As a big fan of JRPG’s, I’ve played all different kinds of weird ones. From the classics like Final Fantasy V, to the PlayStation 2 JRPG boom with titles like Persona 3, to wide variety of strange modern JRPG’s like the great offerings from Idea Factory, I’ve seen the best and worst of the genre. The best is, of course, Xenoblade Chronicles 2, but that was last year. This year had a game that got close to that success, but fell just short: Ni No Kuni II: Revenant Kingdom.

Ni No Kuni II takes the fantastic soundtrack and aesthetic of its predecessor while refining that game’s fatal flaw into the new best feature: the gameplay. This now fully-fledged action RPG is fun and exciting to blow through, even if it’s a bit on the easy side. The characters are all fun and memorable, and the story itself is a well-done version of the standard JRPG narrative. It may be missing some of the charm of its predecessor, but all of the improvements to how the game plays make up for it. It’s great fun, has hours upon hours of content, and even has a neat town building minigame that eventually became the driving force for my completion of it as a whole. If you love JRPG’s and skipped this one, I highly recommend getting it now that the difficulty curve has been made a bit meatier. It’s not a game to miss.

Click here to read our original review of Ni No Kuni II: Revenant Kingdom

Red Dead Redemption 2

Image from PlayStation

by Daniel O’Connell

Red Dead Redemption 2 is a worthy successor to the original game. It is incredibly detailed, from aspects ranging from hunting, horses, and guns. Rockstar provides us with a story in the twilight of the Old West, following the Van Der Linde gang as their on the run from the law. The main characters are interesting and compelling to follow, with Arthur Morgan being an interesting contrast to John Marston. Rockstar has outdone themselves again with Red Dead Redemption 2.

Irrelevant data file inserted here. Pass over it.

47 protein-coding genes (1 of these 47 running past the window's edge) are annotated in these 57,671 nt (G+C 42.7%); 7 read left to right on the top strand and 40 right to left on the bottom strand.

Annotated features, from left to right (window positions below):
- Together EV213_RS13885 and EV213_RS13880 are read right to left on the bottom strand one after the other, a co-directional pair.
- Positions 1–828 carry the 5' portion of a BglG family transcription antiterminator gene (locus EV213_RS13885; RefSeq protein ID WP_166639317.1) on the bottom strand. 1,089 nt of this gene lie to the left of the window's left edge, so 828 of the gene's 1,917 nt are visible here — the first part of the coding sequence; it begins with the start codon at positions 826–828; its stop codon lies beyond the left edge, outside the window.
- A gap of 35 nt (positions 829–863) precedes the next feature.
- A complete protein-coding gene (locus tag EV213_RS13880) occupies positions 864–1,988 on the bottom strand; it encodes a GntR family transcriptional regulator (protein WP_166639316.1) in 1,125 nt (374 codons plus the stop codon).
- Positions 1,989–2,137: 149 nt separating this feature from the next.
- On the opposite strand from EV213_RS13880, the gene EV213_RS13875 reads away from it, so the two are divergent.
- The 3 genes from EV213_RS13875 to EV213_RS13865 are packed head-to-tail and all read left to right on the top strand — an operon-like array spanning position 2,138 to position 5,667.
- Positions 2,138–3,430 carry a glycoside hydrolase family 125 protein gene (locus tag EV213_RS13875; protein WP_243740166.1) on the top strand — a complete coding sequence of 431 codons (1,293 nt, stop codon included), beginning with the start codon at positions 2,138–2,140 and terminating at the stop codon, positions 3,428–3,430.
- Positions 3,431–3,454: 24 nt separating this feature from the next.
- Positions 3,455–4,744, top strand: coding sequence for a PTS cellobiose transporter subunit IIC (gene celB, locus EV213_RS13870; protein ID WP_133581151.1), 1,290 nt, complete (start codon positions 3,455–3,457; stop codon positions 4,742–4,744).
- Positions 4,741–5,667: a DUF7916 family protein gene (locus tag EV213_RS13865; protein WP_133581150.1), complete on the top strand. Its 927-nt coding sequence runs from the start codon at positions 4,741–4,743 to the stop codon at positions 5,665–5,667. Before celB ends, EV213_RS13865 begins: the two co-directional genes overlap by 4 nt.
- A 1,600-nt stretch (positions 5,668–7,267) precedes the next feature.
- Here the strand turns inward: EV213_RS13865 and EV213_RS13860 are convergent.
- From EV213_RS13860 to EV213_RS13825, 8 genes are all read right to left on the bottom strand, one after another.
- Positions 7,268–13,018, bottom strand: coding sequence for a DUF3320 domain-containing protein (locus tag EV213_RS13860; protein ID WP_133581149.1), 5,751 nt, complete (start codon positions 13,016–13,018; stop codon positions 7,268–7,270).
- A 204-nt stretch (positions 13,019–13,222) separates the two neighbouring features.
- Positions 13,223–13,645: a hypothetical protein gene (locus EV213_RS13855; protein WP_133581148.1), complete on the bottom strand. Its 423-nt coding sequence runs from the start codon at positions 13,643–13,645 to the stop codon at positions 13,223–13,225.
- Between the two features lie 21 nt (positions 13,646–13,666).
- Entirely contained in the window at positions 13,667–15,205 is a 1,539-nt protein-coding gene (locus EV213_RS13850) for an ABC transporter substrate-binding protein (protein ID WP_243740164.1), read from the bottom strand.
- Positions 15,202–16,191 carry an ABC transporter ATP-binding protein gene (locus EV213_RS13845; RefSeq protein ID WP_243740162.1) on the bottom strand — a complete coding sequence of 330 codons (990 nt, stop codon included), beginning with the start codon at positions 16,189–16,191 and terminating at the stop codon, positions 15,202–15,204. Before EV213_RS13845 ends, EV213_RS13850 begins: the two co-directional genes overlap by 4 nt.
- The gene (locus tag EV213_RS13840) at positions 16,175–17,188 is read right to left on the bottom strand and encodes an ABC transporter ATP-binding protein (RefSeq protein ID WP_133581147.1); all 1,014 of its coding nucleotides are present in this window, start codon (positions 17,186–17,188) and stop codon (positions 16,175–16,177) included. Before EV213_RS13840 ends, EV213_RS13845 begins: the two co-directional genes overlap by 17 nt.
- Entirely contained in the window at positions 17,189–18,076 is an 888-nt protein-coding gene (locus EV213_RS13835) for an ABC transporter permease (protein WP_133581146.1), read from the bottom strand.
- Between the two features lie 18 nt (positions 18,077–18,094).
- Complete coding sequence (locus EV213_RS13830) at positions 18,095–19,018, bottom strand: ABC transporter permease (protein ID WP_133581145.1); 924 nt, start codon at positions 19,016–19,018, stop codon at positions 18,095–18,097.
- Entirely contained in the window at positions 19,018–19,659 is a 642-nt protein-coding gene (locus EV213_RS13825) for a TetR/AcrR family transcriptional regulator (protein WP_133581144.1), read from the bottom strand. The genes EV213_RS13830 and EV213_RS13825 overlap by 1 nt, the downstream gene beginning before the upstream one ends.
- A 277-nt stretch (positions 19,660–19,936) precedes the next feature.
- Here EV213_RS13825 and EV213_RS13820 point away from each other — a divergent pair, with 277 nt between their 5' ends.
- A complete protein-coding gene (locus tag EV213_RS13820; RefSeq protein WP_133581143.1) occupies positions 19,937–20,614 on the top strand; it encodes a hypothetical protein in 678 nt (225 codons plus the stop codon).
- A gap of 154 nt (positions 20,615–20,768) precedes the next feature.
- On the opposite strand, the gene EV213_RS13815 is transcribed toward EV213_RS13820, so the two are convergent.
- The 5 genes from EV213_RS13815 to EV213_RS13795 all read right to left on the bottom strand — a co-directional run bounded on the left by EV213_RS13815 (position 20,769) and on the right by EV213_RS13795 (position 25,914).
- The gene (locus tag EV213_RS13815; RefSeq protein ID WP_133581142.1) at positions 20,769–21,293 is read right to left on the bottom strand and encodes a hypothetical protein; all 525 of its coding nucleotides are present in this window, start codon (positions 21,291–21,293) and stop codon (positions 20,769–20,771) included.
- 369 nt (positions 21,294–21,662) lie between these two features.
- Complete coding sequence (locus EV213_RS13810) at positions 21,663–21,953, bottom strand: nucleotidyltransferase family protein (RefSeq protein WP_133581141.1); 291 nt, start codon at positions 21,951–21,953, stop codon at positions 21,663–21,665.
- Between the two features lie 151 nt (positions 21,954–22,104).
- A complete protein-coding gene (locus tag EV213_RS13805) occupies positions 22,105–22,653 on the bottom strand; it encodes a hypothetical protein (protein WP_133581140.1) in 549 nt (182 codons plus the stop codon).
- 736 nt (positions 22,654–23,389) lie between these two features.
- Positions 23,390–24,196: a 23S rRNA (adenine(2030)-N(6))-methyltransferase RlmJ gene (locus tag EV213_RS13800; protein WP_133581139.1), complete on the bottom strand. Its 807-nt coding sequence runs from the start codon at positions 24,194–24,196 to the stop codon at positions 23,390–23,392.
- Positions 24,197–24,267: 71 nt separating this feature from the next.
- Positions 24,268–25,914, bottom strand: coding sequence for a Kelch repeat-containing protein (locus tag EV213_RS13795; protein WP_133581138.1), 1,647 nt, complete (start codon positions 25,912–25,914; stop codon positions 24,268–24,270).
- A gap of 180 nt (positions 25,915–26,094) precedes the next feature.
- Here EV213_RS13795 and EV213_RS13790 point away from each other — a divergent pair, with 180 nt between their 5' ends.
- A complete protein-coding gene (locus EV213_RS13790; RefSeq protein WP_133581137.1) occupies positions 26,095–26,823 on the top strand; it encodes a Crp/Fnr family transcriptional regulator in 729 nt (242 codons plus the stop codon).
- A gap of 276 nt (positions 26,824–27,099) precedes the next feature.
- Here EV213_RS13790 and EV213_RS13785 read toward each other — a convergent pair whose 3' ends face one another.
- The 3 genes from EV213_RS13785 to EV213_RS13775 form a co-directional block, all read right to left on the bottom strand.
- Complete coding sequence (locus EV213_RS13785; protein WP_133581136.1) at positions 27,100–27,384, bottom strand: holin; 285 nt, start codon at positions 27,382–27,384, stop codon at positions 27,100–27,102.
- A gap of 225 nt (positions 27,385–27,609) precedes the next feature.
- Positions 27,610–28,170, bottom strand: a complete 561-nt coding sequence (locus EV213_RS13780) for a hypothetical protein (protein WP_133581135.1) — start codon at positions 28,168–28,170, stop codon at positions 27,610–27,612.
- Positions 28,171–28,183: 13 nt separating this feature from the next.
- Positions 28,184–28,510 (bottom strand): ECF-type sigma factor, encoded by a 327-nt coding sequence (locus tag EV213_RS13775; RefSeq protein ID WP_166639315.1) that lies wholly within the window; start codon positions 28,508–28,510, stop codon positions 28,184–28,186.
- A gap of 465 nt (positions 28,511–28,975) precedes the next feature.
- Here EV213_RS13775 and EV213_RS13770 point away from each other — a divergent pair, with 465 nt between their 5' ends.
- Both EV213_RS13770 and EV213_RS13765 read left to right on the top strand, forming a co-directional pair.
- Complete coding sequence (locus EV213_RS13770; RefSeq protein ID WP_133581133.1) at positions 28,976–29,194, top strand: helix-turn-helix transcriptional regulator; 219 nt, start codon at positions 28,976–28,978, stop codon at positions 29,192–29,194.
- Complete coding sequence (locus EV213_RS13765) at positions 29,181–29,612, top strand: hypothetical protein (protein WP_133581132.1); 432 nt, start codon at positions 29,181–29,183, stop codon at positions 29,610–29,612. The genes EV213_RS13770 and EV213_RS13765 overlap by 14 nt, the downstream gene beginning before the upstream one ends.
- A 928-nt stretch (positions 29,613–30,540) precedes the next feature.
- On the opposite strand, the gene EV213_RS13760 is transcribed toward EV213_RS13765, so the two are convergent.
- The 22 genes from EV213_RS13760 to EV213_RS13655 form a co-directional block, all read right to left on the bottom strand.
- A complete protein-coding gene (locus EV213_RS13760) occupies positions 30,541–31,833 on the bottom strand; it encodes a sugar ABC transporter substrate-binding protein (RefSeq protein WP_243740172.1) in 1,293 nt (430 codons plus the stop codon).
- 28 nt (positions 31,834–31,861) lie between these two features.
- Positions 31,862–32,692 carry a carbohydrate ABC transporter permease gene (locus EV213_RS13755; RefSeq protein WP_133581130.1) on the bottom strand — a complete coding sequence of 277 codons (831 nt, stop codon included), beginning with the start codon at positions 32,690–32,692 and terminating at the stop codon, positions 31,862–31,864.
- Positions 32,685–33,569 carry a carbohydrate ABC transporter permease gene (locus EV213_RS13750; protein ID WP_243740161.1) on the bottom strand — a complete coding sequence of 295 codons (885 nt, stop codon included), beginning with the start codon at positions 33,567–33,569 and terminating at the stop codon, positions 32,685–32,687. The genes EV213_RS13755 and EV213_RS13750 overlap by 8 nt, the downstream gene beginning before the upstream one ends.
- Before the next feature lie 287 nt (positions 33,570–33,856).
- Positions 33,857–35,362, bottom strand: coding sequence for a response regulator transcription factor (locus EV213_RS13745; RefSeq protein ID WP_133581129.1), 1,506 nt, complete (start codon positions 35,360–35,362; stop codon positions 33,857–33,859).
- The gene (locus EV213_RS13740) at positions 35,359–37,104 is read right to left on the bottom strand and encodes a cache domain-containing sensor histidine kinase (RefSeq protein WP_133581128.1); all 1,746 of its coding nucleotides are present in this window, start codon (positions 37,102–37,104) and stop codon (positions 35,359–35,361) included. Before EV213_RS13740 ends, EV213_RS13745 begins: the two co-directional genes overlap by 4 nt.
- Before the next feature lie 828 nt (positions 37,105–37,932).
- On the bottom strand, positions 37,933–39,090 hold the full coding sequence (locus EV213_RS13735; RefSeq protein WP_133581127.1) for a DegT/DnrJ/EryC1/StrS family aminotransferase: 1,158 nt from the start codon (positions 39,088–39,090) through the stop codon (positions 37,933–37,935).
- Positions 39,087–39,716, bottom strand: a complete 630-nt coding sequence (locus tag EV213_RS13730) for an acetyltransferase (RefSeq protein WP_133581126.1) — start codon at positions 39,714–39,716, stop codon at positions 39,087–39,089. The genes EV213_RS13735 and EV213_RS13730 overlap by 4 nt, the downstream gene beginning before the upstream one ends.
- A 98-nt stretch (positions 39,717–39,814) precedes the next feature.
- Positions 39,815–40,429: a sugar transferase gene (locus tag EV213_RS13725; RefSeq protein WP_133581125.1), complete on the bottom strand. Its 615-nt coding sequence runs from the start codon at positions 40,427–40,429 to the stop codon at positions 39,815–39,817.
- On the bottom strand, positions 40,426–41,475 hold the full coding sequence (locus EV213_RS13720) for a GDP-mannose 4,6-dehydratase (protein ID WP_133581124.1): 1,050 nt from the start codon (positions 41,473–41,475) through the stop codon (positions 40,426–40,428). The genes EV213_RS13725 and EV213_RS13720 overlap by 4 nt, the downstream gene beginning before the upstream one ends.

Click here to read our original review of Red Dead Redemption 2.

Mega Man 11

Image from Nintendo

by Tanner Kinney

In hindsight, there were objectively better games this year, and it’s probably strange to see Mega Man 11 on this list. However, Mega Man 11, at least to me, is more than just a game: it’s a redemption arc. After getting nearly killed by Capcom to getting humiliated by his own father Keiji Inafune, it was thought that Mega Man couldn’t thrive in the current gaming scene. It would forever stay 8-bit nostalgia bait. Yet, Capcom did something amazing and actually revived the dying man, and it was well worth the wait.

Mega Man 11 may not be as great as the best of the classic series, like 2 or 3, but that’s tough competition, and Mega Man 11 still lives up to its legacy. Great level design is paired with tight, near-perfect gameplay and a new mechanic that makes the experience fresh and modern. The sleek coat of modern paint given to the series is also a much needed and much approved change, and with time it can only get better looking from here. It has got the teeth of challenge that classic Mega Man has, but with actual ways to make things easier to manage. The only real disappointment came from sound design, but that’s a small price to pay for seeing the beloved Blue Bomber back and looking this good. If something as good as Mega Man 11 is just the starting point for the new revival, the future is looking bright for this once-dead franchise.

Click here to read our original review of Mega Man 11.

Images: IGN, Nintendo Everything, YouTube, PlayStation, Nintendo

Featured Image: Tt Shinkan